I did not find one bad story in the book. Each is about a different subject. This book is really not ghosts and goblins but it was a great Halloween read.

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review 2017-10-28 15:52
Into the Water is All Wet
Into the Water: A Novel - Paula Hawkins

Trigger warning: rape


After "The Girl on the Train" I should have passed on reading this. But I figured I would give Paula Hawkins one more try. This book was all over the place with too many characters and motivations to keep straight. The writing was not good, nor was the flow. Also I picked out who did it straight away so that wasn't even a surprise. There is a lack of descriptions of people and the setting through the whole book. It doesn't even reads taking place in England by the way. Just some faceless town that sounds way too "American". Also there's barely any dialogue between characters. Enjoy reading inner monologues all over the place. 


"Into the Water" is supposedly about a woman named Jules, called back to a summer place she and her family stayed at while growing up. Jules sister Nel is found dead, an apparent suicide. However Jules doesn't believe her sister committed suicide. Be prepared though for Jules to not really do a thing about that and spend the majority of the book "talking" to her sister and relieving a traumatic event that caused her to cut her sister off from her as an adult. 


There's about 10 other character POVs we get in this one by the way. Besides Jules we have her niece Lena, Lena's friend who committed suicide younger brother Josh and his mother Louise. We have the local police (two of them) the local policeman's wife and father. Lena's school teacher, and a local psychic. I feel like I'm blanking on someone, but I can't even recall at this point. That's way too many people to track while reading. There's absolutely no development since each chapter POV is around 3 pages long. Just know everyone but Josh is terrible in some way.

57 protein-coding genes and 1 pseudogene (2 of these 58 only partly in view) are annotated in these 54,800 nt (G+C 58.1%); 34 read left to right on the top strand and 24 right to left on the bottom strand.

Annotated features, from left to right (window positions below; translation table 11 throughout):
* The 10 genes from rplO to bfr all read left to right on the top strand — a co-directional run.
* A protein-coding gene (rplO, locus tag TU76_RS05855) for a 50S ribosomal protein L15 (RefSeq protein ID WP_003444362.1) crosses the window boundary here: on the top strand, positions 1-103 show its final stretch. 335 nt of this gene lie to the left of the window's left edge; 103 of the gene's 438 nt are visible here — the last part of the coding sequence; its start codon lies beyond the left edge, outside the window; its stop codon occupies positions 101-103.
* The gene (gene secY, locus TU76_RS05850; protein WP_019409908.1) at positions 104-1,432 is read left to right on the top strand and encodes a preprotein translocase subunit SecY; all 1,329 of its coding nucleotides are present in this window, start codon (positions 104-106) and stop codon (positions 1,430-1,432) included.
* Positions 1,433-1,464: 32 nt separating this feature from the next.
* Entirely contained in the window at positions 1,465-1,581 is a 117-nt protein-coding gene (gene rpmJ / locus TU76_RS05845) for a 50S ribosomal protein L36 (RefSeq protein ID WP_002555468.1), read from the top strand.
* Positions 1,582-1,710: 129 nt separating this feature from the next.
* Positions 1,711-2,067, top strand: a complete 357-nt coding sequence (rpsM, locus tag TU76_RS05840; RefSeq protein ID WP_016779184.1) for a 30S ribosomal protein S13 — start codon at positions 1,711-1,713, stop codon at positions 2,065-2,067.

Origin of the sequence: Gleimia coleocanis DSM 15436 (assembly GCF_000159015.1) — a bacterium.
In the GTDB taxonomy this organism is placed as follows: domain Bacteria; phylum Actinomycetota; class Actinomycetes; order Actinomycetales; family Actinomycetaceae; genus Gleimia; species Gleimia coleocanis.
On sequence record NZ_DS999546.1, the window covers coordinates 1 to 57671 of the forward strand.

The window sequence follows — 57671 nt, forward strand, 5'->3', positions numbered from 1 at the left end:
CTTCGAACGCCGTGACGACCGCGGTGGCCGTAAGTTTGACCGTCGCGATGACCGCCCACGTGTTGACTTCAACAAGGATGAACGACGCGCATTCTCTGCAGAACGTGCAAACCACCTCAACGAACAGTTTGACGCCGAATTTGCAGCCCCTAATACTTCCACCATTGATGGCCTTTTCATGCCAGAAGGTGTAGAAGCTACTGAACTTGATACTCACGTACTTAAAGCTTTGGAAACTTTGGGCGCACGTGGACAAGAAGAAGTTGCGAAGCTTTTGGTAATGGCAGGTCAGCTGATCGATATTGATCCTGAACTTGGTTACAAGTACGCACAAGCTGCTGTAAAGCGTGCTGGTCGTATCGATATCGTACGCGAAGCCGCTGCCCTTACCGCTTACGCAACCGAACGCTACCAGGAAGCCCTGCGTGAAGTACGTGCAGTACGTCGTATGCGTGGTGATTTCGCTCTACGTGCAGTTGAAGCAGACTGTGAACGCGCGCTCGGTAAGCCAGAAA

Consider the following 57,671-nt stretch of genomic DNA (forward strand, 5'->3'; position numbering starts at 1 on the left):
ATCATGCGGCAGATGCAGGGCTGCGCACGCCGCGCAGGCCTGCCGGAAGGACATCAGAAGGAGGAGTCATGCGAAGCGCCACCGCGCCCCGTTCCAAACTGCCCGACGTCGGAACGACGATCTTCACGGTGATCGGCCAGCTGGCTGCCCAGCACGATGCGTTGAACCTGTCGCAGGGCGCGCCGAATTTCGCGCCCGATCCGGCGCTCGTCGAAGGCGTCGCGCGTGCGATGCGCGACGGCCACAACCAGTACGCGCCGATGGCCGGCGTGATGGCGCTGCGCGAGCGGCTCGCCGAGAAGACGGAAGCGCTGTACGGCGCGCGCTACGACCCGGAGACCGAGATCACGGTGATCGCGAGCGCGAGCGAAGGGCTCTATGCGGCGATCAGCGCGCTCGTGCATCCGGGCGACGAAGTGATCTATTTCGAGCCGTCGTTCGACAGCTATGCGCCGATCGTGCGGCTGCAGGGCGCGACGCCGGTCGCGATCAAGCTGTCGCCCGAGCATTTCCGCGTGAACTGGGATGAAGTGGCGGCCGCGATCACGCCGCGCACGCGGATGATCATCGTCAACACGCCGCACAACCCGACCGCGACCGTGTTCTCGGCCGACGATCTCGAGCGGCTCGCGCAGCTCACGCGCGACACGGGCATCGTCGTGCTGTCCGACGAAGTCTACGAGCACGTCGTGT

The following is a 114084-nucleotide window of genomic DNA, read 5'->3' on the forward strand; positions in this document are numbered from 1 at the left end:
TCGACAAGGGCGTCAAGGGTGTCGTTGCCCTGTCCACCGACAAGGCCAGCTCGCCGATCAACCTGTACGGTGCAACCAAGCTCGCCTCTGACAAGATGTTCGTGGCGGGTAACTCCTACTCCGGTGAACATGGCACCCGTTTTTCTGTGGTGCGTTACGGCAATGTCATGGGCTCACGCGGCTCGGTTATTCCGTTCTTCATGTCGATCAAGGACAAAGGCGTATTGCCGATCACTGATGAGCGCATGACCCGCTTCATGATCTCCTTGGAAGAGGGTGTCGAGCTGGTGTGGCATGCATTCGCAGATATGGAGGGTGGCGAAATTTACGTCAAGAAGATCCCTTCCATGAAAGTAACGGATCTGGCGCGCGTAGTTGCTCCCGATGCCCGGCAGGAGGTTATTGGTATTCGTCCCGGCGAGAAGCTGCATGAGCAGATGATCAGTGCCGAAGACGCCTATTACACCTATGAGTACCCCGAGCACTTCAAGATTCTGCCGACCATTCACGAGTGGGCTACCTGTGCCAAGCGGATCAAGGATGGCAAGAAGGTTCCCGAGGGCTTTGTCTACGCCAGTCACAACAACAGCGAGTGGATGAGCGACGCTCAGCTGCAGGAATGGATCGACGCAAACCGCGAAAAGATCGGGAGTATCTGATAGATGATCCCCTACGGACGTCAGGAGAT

Ultimately we have Nel's death leading to consequences for a lot of characters in this book Nel seemed hell bent writing a book about the local swimming hole that had a lot of deaths attached to it. When a young girl who was best friend's with Lena dies, many blame Nel's research as making suicide fascinating to teens. 


The writing was not great. I can see why each chapter needed the character name since after a while all the characters sounded the same. We also get excerpts from Nel's book in between some chapters that also makes things confusing. The flow was non-existent since jumping every few pages to another character makes it hard for the plot to progress. 


The setting of this book is some English town though at times I thought I was reading about some town in New England. I don't know why but when I think of witches being drowned which is about one of the stories that Nel is writing about, I automatically think of Salem. It doesn't help that we don't really get a sense of the town or the place or anything else because none of the character seem to pay attention to anybody but themselves. It's just disappointing because I think there was a very good glimmer of an idea in this book that just got lost because there was way too much going on. 


Ultimately I think that just maybe this book was a bit too rushed that people were trying to build on the success of "The Girl on the Train." I mean I'm one of those few readers that thought that book was just overblown hype and wasn't as good as everybody else kept talking about. And I definitely don't think this book is good at all. If you're going to read it I suggest you get it from the library and you don't waste your money on on this. There's better thriller books out there I think that are going to be worth your time.